Very attentive readers might remember the campaign the fundamentalist Islamic Forum of Europe (IFE) and its allies waged to bombard the broadcasting regulator, Ofcom, with complaints against my Channel 4 Dispatches programme on them. On February 22, nearly a week before the film was even broadcast, the IFE’s president, Musleh Faradhi, circulated an email saying: “We need to ensure Channel 4 receives a strong message from the community by being inundated with complaints.”
Sizzling, oven-ready template letters were helpfully provided (“I write to express my disgust and disappointment at Channel 4’s wholly inaccurate and defamatory accusations … The documentary is Islamophobic in nature … uses emotive and provocative language … is part of a series of organised, vindictive and orchestrated witch-hunts”) about a programme that no-one had, at that point, even seen.
Sadly, the community didn’t rise up against the evil Channel 4 Islamophobes in quite the numbers the IFE hoped – Ofcom got 205 complaints. Even worse (it must have actually watched the programme!) the regulator yesterday comprehensively rejected every one of those complaints (see page 29 of this PDF.) It describes our film as a “serious documentary focusing on an important issue of public interest,” calling our allegations “legitimate” and “presented with due impartiality.”
One of the most helpful things Ofcom has done is to reject a number of complaints that the programme was “inaccurate,” specifically in describing the IFE as “fundamentalist” and “extremist.” It states that our allegations were “supported by recorded clips, or actual quotes” and that all who featured were given fair opportunity to respond. There was therefore, said Ofcom, “no evidence that viewers were materially misled.”
It has also kiboshed one of the IFE’s favourite arguments – endlessly made over the last eight months – that any attack on them is an “Islamophobic” attack on all Muslims. As Ofcom put it, the programme “made clear that the allegations made related to the IFE only and were not representative of all Muslims… Nor did the programme suggest at any point that all or many Muslims or Muslim organisations or their members were in general extremist or fundamentalist.”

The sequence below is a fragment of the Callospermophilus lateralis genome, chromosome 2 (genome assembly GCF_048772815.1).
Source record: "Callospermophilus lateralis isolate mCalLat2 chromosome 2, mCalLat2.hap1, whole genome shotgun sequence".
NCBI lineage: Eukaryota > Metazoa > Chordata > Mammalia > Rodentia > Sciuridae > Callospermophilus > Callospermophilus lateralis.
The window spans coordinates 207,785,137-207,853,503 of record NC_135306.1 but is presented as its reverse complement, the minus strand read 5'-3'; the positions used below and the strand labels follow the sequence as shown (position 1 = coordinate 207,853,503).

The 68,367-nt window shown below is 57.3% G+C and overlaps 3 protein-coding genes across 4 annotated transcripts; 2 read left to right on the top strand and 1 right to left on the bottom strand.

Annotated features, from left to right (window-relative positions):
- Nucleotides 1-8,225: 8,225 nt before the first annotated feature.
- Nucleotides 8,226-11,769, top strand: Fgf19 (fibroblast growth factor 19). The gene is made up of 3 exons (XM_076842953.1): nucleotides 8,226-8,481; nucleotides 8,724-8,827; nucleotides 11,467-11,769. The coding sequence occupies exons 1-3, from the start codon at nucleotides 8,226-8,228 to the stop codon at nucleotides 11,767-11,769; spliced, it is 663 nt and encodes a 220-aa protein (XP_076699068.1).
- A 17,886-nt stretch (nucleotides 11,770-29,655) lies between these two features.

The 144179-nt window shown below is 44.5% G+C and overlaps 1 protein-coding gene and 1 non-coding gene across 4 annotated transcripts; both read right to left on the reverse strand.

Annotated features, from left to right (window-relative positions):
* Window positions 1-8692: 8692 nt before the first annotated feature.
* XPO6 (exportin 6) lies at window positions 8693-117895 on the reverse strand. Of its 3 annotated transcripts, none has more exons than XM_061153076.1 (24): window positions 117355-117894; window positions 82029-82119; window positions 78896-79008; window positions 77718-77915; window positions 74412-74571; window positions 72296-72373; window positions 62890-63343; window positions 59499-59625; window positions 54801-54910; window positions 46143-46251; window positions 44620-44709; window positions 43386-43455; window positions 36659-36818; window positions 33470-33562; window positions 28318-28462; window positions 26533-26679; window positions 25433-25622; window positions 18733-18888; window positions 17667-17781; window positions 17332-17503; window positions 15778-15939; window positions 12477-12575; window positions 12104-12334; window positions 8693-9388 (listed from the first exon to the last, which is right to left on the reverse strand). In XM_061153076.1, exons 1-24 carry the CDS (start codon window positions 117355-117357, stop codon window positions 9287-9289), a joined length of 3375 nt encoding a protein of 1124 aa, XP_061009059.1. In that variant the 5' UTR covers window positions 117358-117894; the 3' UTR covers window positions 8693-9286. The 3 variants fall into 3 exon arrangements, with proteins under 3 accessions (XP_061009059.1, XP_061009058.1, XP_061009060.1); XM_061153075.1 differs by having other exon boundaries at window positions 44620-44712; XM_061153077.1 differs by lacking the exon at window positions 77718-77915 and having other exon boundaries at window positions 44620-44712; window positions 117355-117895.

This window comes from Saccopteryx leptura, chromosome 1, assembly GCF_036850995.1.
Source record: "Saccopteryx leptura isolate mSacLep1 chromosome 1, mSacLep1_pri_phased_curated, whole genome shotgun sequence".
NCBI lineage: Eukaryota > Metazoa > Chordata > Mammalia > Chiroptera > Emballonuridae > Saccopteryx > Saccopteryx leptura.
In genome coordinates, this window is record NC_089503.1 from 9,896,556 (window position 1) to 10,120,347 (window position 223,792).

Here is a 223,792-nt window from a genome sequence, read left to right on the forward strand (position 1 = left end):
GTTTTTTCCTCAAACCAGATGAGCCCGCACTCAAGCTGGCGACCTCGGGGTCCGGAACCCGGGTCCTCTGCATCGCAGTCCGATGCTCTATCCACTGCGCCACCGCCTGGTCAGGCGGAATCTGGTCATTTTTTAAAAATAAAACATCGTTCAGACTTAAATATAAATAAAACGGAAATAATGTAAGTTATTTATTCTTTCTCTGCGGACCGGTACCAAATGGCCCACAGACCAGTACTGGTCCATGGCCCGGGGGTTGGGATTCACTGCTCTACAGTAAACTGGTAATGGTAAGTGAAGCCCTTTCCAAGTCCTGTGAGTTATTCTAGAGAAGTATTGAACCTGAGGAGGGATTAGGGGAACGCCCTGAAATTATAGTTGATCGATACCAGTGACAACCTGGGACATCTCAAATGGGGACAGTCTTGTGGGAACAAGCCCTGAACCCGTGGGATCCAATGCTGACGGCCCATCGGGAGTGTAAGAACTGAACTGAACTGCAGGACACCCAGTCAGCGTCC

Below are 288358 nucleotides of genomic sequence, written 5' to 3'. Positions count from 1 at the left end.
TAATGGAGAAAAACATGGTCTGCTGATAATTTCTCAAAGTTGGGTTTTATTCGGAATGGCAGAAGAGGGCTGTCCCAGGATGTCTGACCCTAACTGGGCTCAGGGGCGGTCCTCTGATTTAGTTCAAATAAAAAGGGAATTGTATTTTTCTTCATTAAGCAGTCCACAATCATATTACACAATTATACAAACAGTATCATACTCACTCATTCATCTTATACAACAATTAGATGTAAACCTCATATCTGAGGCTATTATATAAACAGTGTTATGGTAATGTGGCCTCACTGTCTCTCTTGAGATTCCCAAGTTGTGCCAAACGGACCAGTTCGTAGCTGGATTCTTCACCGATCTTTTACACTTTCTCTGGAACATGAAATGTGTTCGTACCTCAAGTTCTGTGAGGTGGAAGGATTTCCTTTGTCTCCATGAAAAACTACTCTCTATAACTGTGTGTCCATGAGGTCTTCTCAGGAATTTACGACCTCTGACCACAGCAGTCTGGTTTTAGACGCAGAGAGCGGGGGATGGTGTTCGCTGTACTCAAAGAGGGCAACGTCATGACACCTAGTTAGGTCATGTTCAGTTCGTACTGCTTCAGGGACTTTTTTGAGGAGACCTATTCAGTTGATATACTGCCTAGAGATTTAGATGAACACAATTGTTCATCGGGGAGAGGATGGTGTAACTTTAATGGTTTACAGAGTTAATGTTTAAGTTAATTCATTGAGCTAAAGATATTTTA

Another common tactic in the face of our allegations, from the fundamentalists and their sympathisers, is not actually to deny our claims, but to say that they are “unsubstantiated” or have “never been put” to them. Lutfur Rahman, the IFE’s little helper at Tower Hamlets council, is particularly fond of this.
It is nonsense, of course: we would not have been able to broadcast or publish unsubstantiated allegations. And all the allegations were exhaustively put to all concerned, as Ofcom also acknowledges.
Ofcom’s latest ruling comes two weeks after it rejected another complaint by the IFE activist, Abjol Miah, ruling that we had indeed presented good evidence that he was active in the IFE. Abjol is also one of a number of people who has lost (or withdrawn) complaints against me at the Press Complaints Commisson over this story.
Everyone who covers Islamist extremists knows how disputatious and litigious they are; the East London Mosque and IFE have the libel lawyers Carter-Ruck on a hair trigger. So this programme was extremely carefully researched. That is why it has successfully withstood all challenge.